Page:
Another area which needs to be addressed is the availability of new diagnostic tests for TB at various commercial laboratories of the country. Doctors, instead of relying on sputum smear and culture are recommending these new tests which are still research tools even in the developed world. Conventional methods for diagnosis of TB should not be replaced by these novel methods until the latter are shown to be cost-effective and of equal or greater sensitivity, specificity and reliability.10
As national resources of expertise, NTPs should be strengthened to advise, contribute and monitor undergraduate, post-graduate and continuing medical education in TB treatment.1 Radical modification in medical school curriculum which stresses on National TB guidelines, its implementation and adherence to DOTS is required.11 A simple booklet should be devised and distributed to all concerned health care providers to provide clear information on TB treatment and prevention. Moreover, NTPs should help educate the public through electronic and print media about TB, its treatment and where to receive it. The situation warrants better collaborative efforts between PPs and public health services.12 These include inviting representatives of private doctors to participate in the planning process of TB control activities, involving them in case-finding activities within their areas of practice, providing them with free or subsidized but reliable laboratory services, making drugs available for the patient referred by the private doctor to the TB centre or supplying drugs to individual doctors on submission of reports and records.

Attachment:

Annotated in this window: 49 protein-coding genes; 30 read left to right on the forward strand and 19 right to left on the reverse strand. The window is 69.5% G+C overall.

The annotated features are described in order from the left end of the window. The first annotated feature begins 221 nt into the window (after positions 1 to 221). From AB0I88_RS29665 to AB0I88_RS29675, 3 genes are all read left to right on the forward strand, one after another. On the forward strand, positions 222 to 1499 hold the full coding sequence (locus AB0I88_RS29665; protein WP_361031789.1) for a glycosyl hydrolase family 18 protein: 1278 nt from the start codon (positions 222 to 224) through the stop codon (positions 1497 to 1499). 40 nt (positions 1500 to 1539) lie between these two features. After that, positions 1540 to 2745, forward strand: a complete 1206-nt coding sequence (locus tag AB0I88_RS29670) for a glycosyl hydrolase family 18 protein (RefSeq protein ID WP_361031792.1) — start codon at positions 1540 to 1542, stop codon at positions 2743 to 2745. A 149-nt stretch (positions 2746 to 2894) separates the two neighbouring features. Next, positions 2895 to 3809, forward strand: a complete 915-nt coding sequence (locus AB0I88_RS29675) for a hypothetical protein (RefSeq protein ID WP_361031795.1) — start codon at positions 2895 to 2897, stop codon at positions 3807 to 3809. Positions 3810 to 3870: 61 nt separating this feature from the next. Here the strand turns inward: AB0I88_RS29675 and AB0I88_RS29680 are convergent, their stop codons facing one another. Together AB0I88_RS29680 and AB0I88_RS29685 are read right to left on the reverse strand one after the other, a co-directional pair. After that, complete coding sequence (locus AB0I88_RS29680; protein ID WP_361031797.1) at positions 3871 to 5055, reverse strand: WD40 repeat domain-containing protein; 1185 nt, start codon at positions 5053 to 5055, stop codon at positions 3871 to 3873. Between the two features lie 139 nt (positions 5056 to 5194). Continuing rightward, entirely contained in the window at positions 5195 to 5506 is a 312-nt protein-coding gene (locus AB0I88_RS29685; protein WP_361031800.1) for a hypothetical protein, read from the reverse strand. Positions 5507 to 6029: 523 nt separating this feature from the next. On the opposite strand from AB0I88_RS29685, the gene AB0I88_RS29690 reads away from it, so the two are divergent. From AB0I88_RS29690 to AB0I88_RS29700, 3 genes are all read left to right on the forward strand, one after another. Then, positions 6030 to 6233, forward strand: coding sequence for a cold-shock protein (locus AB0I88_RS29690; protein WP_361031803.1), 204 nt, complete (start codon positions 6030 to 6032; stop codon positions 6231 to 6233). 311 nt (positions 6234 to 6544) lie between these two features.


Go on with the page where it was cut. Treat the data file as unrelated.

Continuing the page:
Linkages need to be established between DOTS and PPs. DOTS program need to expand rapidly. The physicians have to be ensured that patients will not be snatched away from them despite their registration at the government diagnostic and treatment centre and that the patient will continue to retain his rapport with their PP. It is important to provide recognition to PP for their services. Private clinics working on the recommendations of National TB Guidelines could be made satellite DOT centers. This would allow more enthusiastic participation of the PP.
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3. Country Profile: Pakistan; Global Tuberculosis Control. WHO Report 2003, pp 99-101.
4. Directorate Tuberculosis Control, Department of Health, Sindh, Hyderabad, Pakistan.1999
5. Grzybowski A. Tuberculosis, a look at the world situation. In: Pathan A J, Illyas eds. Jan\'s treatise on epidemiology and control on tuberculosis, Karachi: Time Traders,1988;p 62
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8. Khan J, Hussain S. Anti-tuberculous drug prescribing: doctors\' compliance at a private teaching hospital in Pakistan. Tropical Doctor. 2003; 33, 94-96.
9. Arif K, Ali S A, Amanullah S, Siddiqui I, Khan J A, Nayani P. Physician compliance with national tuberculosis treatment guidelines: a university hospital study. Int J Tuberc Lung Dis 1997; 2:2225-30.
10. Su WJ. Recent advances in the molecular diagnosis of tuberculosis.J Microbiol Immunol Infect. 2002;35:209-14.
11. Tuberculosis Control and Medical School- Report of a WHO workshop Rome,Italy, 29-31 Oct 1997 WHO/TB/98.236, 1998; Geneva , Switzerland.
12. Hossain S. TB: a public health threat as NATAB sees it. Presented at 28th World Conference of IUTALD/UICTMR Mainz, Germany, June 14-17, 1994.